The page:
Friday, August 18, 2006

R 'n' R

I'm supposedly taking the day off today, giving myself a three-day weekend before classes start up on Monday.

I woke up this morning at about 2:00 a.m., unable to sleep. It was hot, the dogs were shoving me out of bed, and I had The Polecats' "Make a circuit with me" stuck in my mead. None of these factors are conducive to sleep.

As I lay awake, I got to thinking about MATH 365 (what else?): what could go wrong?

I've already identified resistance to what could be called tactfully a "highly non-traditional mathematics classroom environment" as the number one challenge that I must overcome in putting this course into action. But there are other pitfalls, too.

I'm a little worried about the team work: every time I've run with team work in the past, there's been at least nominal resistance on the part of some students. This could be because a number of students fail to appreciate the benefits that come from learning to work in teams...heck, I was one of those students: as I admitted in an earlier post, I hated team work as a student, and I often fought against it by endeavoring to do all of the team's work myself. What bugged a few folks in my Calc II classes last semester (the first course I'd taught in a long time that had had a somewhat substantial team work component) was the impermanence of the teams: one of my best students (for whose opinion I had a great deal of respect) questioned the efficacy of "changing out" the teams at various points in the semester, indicating that he would have gotten more out of the experience had the teams persisted throughout the semester.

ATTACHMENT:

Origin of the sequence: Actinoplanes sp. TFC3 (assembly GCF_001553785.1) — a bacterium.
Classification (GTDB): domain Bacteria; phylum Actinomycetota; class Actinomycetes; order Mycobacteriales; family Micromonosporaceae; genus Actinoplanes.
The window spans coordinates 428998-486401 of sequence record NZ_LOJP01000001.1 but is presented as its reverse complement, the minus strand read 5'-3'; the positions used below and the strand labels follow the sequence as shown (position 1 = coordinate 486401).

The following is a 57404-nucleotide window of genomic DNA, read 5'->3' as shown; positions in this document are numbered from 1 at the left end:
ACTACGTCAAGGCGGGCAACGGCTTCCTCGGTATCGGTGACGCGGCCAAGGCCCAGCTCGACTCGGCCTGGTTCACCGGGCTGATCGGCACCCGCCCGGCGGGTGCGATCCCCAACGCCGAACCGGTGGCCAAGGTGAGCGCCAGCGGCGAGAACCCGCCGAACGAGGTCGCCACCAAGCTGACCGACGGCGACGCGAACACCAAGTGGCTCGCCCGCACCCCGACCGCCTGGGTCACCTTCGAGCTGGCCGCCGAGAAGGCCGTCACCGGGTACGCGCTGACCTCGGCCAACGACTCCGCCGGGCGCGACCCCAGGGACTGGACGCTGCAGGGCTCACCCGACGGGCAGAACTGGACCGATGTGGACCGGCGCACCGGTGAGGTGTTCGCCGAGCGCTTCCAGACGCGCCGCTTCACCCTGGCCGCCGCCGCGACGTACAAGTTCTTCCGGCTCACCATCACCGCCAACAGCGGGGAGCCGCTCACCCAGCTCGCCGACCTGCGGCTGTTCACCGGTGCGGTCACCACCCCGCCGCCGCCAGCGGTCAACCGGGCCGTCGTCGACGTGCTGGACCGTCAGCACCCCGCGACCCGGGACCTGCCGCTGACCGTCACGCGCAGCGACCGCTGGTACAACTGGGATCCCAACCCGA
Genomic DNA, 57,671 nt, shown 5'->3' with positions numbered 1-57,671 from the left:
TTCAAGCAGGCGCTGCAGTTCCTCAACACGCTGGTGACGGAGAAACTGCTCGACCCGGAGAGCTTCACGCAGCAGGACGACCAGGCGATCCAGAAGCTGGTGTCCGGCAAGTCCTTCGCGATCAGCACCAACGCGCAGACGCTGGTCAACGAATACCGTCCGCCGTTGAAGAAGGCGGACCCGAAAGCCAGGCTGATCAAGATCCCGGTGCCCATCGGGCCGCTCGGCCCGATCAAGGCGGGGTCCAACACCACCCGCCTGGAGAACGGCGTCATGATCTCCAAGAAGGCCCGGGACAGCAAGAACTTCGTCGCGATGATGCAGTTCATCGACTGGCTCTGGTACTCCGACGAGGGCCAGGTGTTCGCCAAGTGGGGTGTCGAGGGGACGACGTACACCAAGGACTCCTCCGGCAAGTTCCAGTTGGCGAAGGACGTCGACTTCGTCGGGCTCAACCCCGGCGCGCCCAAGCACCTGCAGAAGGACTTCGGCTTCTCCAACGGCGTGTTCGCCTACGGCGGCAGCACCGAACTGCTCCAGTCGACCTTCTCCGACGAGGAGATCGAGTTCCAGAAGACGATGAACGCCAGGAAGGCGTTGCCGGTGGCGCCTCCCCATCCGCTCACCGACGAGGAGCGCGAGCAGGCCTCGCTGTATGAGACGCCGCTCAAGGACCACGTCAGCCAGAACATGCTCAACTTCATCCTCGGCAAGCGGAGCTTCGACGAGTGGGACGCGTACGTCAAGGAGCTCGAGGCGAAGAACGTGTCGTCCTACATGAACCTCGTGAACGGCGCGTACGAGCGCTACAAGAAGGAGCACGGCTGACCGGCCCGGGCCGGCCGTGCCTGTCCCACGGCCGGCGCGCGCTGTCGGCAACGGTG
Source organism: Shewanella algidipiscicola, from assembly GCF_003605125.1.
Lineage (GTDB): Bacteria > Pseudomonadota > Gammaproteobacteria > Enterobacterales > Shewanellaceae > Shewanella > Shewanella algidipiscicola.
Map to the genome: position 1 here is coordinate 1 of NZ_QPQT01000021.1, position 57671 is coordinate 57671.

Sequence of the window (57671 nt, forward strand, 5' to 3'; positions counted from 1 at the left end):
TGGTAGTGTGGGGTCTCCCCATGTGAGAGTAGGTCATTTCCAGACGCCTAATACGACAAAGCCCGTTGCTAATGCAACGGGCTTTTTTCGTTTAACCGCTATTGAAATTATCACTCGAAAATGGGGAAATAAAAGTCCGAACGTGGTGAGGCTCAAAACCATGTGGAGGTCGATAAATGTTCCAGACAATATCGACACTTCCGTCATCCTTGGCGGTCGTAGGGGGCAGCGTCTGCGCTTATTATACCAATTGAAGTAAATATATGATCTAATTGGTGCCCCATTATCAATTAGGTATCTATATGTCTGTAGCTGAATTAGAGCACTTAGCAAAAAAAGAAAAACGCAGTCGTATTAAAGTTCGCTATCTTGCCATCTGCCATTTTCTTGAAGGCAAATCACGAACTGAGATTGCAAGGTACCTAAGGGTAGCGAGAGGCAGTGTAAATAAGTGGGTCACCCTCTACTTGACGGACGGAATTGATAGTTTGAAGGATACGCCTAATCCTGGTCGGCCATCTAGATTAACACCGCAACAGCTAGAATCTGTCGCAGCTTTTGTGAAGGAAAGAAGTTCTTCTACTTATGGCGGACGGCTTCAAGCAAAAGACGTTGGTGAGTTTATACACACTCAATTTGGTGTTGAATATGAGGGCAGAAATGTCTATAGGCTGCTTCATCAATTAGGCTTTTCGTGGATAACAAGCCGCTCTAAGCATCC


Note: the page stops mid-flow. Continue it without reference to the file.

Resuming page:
That student also questioned my commitment to team work, and though at the time I was a little bit offended by this implication, I realize now, after all of the thought and effort I've put into designing team exercises and activities for this coming semester's Linear course, that he had reason to question my commitment: my plan for team work last Spring was, at least compared to this Fall's class, inchoate and incomplete, at best. I wasn't as committed as I could have been, as I should have been, I must admit. I wasn't committed enough to choose the proper team assessment techniques, to provide framework to facilitate team work, or to schedule class time for students to spend in team-(and confidence-)building exercises.

I've done my homework this time. I feel ready now, but will the students?

It's also going to be hard for me to remove myself entirely from the role of "lecturer." As my students (and some of my colleagues) know, I'm less of a "lecturer" than many, if not most, math teachers...but my role in the upcoming course will demand that I remove myself even further from that bully pulpit: I'm anticipating having to consciously (at least at first) distance myself from standing at the front and giving out all of the answers. I'm going to have to grow even more accustomed to long, awkward silences.

This post falls under L. Dee Fink's 11th Step in the planning process: answering the question, "all right, what could go wrong?"

Answer: a lot. But we'll see it through.

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